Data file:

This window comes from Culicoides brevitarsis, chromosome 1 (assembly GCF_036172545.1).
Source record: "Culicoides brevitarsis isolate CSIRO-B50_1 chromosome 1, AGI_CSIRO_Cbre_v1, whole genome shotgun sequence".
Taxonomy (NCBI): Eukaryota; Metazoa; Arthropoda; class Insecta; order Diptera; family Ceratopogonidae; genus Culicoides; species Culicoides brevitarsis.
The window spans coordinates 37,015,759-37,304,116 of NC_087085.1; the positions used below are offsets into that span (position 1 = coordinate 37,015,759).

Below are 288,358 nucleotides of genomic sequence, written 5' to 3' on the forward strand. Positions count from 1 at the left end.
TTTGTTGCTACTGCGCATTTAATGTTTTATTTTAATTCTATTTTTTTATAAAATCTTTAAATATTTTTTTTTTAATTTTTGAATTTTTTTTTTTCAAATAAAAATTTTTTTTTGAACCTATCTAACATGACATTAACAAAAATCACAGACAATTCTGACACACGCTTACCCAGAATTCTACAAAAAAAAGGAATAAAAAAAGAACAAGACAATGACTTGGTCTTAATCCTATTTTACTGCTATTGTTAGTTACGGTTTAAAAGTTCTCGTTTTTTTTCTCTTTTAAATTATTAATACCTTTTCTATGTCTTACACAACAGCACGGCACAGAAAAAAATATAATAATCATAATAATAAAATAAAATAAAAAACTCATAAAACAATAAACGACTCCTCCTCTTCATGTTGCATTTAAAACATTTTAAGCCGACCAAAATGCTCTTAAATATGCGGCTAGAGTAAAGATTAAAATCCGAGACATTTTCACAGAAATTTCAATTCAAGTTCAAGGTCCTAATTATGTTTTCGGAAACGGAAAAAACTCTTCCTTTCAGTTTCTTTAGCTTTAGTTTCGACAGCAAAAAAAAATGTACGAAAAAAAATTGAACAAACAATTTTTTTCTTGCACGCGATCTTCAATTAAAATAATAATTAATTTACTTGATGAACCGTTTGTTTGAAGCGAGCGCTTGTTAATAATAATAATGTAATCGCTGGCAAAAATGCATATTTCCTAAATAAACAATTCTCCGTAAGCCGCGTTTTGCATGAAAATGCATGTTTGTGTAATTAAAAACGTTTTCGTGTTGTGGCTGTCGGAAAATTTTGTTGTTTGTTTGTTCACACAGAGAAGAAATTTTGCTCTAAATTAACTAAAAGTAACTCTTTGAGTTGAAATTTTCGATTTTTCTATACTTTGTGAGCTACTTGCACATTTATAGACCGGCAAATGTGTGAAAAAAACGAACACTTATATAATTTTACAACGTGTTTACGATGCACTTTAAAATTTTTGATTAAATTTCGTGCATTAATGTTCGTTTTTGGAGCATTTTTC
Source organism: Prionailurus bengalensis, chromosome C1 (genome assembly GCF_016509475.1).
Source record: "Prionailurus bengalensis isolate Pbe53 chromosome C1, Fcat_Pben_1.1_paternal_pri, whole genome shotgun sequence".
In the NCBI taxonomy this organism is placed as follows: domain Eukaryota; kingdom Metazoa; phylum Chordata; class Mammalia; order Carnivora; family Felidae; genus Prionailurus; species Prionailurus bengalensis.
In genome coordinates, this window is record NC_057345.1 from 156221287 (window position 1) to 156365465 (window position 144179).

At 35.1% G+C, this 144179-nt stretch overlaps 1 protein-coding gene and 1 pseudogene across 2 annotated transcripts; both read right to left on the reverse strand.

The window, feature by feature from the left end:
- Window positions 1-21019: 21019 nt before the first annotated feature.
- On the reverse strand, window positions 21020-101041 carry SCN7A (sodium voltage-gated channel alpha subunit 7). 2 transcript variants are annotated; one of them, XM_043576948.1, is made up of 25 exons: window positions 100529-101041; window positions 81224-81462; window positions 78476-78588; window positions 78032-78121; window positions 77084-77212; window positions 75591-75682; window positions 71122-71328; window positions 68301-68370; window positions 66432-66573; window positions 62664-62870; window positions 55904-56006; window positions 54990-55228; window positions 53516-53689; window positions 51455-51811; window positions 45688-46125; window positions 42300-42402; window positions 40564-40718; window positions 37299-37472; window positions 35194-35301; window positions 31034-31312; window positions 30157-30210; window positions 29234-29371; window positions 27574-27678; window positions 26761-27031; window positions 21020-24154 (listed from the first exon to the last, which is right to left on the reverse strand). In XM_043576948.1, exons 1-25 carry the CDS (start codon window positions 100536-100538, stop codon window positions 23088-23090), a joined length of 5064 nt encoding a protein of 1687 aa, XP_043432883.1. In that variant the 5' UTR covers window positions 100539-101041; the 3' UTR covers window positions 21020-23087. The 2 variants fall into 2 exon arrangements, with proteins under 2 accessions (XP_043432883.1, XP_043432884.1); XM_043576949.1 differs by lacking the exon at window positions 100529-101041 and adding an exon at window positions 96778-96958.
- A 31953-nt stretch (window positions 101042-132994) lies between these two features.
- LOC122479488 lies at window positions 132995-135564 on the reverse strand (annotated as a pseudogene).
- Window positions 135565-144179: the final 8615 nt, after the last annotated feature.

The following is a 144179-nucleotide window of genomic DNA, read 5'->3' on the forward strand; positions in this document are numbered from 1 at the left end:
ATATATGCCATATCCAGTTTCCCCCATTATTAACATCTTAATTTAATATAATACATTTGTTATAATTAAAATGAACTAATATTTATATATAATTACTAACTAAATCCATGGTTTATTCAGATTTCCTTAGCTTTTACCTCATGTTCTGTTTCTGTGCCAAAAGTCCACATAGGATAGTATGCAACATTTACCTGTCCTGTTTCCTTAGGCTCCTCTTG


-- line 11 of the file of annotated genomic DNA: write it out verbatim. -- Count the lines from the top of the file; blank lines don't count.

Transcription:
At 35.1% G+C, this 144179-nt stretch overlaps 1 protein-coding gene and 1 pseudogene across 2 annotated transcripts; both read right to left on the reverse strand.